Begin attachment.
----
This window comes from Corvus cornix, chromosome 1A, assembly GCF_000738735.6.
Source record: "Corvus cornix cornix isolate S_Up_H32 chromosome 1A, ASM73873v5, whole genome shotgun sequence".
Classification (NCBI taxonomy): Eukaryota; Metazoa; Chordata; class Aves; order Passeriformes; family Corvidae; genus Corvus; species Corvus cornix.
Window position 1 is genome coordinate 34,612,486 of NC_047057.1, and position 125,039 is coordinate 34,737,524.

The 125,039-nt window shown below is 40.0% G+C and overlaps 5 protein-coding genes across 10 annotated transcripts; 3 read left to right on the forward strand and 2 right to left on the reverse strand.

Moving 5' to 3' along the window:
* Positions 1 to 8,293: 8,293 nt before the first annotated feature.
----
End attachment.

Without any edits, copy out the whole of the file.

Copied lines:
This window comes from Corvus cornix, chromosome 1A, assembly GCF_000738735.6.
Source record: "Corvus cornix cornix isolate S_Up_H32 chromosome 1A, ASM73873v5, whole genome shotgun sequence".
Classification (NCBI taxonomy): Eukaryota; Metazoa; Chordata; class Aves; order Passeriformes; family Corvidae; genus Corvus; species Corvus cornix.
Window position 1 is genome coordinate 34,612,486 of NC_047057.1, and position 125,039 is coordinate 34,737,524.

The 125,039-nt window shown below is 40.0% G+C and overlaps 5 protein-coding genes across 10 annotated transcripts; 3 read left to right on the forward strand and 2 right to left on the reverse strand.

Moving 5' to 3' along the window:
* Positions 1 to 8,293: 8,293 nt before the first annotated feature.